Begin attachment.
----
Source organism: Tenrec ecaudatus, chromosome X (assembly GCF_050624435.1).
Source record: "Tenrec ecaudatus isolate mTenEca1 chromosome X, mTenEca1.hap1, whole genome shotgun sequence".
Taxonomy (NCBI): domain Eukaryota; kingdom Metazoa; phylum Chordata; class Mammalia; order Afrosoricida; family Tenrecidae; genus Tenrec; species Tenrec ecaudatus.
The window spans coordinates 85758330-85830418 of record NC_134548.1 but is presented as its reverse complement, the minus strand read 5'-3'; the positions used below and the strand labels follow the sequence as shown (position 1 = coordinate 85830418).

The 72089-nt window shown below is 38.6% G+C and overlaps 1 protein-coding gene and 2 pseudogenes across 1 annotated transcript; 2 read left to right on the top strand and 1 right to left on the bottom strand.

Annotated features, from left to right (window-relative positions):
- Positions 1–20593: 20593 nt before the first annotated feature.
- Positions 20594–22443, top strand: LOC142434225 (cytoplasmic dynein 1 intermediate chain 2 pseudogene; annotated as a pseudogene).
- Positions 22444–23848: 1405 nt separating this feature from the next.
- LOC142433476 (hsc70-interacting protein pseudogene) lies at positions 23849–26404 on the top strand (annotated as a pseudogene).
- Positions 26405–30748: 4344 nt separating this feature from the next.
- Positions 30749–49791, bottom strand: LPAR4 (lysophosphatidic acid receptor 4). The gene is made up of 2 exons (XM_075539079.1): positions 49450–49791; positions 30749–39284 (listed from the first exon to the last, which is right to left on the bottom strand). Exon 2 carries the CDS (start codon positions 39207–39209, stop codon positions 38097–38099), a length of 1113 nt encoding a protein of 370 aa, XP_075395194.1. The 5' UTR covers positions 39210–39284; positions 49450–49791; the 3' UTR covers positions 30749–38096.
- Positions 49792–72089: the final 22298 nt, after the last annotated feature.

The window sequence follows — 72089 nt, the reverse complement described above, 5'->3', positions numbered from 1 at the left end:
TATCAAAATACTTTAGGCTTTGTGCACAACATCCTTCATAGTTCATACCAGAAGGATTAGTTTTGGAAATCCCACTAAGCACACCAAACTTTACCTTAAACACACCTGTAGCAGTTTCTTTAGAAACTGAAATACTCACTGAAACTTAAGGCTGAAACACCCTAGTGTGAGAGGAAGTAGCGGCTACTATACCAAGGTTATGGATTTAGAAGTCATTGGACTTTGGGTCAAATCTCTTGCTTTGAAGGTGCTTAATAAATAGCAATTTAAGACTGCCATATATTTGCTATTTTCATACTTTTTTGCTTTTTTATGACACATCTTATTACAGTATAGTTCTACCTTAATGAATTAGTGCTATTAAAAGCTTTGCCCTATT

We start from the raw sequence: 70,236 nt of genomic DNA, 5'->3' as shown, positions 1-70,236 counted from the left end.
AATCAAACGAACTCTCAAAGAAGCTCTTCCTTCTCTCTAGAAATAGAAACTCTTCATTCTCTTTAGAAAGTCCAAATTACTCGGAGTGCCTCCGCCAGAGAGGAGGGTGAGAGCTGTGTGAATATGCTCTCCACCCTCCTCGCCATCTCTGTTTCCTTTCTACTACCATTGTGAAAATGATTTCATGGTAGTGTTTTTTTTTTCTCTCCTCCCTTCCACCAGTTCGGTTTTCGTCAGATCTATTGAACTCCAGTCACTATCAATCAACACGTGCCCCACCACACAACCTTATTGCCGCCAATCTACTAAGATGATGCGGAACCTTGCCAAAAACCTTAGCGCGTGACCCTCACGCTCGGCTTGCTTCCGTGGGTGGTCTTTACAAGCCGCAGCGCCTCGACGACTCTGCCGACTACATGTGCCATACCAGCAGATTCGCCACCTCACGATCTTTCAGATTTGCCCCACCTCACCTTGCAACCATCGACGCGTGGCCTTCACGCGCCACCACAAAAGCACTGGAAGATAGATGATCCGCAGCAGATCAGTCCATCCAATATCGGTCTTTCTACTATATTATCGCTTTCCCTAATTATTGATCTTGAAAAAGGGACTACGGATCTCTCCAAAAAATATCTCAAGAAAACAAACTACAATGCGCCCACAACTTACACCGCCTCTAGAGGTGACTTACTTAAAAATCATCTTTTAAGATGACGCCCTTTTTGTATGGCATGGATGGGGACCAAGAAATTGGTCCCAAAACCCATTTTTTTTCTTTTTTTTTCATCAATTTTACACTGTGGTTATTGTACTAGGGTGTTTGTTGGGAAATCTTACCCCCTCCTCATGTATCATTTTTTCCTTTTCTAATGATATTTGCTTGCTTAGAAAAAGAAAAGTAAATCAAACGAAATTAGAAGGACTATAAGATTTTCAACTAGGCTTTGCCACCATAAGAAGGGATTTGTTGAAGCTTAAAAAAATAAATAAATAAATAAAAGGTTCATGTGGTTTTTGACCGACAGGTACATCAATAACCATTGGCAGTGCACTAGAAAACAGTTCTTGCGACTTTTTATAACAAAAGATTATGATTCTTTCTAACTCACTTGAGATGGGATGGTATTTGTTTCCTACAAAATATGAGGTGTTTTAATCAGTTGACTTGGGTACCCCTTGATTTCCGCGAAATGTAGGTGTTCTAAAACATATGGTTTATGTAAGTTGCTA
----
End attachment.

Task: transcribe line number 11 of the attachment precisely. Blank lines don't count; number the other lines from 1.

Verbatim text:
- Positions 26405–30748: 4344 nt separating this feature from the next.